Central Market and a Night of Regret

A 40 minute walk in Vancouver is considered a casual stroll. However in Cambodia, it is a sweating nightmare.

On this fateful day, it began with our arrival back to Phnom Penh via sleeper bus. For foreign passengers, you never truly know where your stop is at on a sleeper bus unless you use a map or when you are at the last stop. This is where the bus driver either shouts in Khmer, or starts blasting music through the speakers.

We returned so early that the hotelier at the Lucky Star was still sleeping on the floor behind the counter so we had to get one of the hotel guards to wake her up. It turns out they had no vacancy so we were sent across the street to another building. Cockcroach aside, the hotel was clean. (Thanks Jon for killing it and leaving it behind the bed.)

Tip: Use WiFi to save offline maps in the Google Maps app on your phone.  You will be able to track your position when you’re away from WiFi because GPS relies on cellular towers for location rather than data. You just need to:

  1. Make sure your phone is connected to the local cell network.
  2. Turn off roaming or cellular data to avoid being charged overseas data usage by your carrier

We set out for the Central Market near downtown Phnom Penh. Clarence led the way and told us that it was within walk able distance. It turned out to be at least a 25 minute walk. It was not too bad, just unexpected for Lawrence and Jonathan (walking 25 minutes in the sun is not the same in Phnom Penh as it is in Vancouver).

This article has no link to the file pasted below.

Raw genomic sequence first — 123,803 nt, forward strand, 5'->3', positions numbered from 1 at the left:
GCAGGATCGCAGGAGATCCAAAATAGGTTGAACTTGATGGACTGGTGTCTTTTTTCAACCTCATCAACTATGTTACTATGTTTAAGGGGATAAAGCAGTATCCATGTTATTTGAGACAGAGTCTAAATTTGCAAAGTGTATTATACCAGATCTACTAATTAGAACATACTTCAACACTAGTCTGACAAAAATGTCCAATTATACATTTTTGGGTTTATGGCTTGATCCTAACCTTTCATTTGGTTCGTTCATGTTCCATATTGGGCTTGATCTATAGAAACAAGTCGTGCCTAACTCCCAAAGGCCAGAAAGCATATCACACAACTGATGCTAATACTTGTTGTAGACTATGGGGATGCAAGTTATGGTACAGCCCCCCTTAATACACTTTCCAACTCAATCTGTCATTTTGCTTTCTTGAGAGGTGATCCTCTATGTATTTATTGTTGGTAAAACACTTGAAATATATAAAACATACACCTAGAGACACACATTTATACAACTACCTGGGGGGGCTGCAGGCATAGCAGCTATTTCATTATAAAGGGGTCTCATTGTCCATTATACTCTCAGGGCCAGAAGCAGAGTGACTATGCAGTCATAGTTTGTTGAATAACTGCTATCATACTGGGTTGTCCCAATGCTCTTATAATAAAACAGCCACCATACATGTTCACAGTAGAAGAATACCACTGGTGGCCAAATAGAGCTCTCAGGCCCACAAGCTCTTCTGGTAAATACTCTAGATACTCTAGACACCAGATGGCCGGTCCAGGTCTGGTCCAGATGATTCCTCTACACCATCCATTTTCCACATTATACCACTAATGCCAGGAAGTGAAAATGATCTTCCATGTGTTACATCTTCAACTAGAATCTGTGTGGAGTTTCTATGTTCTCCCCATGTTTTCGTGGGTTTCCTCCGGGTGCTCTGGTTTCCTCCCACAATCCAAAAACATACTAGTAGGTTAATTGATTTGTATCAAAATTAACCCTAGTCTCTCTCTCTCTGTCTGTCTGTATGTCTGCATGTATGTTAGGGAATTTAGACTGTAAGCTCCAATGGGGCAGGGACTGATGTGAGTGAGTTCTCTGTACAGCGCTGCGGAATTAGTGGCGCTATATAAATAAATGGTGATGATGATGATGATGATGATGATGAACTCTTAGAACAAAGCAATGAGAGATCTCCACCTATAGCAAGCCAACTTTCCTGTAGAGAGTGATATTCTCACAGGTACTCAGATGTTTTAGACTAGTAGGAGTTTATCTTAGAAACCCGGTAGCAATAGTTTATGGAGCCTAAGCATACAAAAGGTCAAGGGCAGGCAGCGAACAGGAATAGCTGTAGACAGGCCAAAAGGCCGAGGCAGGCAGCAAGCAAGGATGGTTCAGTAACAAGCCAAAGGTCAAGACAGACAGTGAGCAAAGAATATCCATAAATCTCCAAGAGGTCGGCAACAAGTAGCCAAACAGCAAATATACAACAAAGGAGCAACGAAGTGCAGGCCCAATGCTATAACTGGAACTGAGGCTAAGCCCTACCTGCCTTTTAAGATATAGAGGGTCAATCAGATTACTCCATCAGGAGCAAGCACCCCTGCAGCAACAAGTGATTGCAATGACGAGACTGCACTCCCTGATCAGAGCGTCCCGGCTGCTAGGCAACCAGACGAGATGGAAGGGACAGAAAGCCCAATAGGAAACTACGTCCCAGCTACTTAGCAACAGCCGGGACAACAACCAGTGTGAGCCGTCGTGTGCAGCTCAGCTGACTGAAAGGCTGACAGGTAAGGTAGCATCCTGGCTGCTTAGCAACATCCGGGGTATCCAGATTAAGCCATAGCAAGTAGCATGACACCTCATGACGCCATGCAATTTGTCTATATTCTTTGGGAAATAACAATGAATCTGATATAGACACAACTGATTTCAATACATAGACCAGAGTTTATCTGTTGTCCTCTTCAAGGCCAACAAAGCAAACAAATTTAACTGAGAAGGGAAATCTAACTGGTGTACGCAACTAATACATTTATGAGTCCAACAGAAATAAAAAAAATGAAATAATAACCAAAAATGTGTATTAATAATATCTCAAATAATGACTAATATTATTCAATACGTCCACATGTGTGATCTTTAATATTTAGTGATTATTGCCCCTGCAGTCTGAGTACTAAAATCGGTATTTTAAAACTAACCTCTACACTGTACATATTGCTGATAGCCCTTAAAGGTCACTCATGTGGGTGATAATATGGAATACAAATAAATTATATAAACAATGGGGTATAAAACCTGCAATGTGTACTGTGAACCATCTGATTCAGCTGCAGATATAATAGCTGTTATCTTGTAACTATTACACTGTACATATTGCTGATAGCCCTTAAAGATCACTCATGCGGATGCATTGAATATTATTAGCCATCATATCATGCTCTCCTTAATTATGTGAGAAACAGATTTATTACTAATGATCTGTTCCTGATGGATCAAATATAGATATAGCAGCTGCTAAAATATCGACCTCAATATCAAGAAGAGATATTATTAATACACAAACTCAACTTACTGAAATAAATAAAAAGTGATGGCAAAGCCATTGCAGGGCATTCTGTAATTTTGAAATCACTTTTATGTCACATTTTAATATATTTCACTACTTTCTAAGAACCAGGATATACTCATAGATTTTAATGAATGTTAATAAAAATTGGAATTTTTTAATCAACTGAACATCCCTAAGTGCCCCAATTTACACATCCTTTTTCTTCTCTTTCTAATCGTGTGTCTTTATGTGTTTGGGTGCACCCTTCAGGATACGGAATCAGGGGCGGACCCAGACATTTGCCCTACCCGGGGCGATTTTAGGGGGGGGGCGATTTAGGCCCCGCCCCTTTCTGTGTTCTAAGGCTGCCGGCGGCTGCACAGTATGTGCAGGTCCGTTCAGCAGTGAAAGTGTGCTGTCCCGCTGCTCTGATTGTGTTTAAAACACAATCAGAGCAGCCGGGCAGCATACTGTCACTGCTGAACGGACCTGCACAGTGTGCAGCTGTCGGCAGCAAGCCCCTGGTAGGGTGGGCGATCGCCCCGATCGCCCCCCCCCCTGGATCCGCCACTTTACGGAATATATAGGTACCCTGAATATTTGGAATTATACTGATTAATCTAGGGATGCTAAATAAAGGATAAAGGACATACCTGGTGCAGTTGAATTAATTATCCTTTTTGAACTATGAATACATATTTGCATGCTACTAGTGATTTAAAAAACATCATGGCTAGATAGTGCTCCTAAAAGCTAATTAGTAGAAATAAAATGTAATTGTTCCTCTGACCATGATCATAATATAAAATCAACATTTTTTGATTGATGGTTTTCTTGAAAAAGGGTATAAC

The central atrium of Central Market features a dome ceiling illuminated by natural light filtering through skylights, and artificial lighting from the shopping stalls

Here you can find counterfeit electronics including iPhones, Android phones, and watches.

The atrium branches off into a maze of wings that sell very inexpensive clothing, shoes, and backpacks.

We ate at a stall where Lawrence did THE Mark Wiens impression.

We then left the market and bought our next ticket to Ho Chi Minh City for $10 (We saw the same bus ticket just around the corner for $8).

Tip: Always shop around. Travel agencies are usually grouped together so it only takes a few minutes to get a handful of prices. Agencies are likely selling tickets for the same bus anyway so save those dollars where you can and use them toward meals instead!

We then proceeded to a supermarket to buy some snacks for the 6 hour bus ride the next morning to HCMC.

We headed back to our hotel at 3pm and that was the end… we slept until the next day, skipping dinner. We thought about buying dinner at the local mall, but we all saw each other sleeping at different moments and gave up.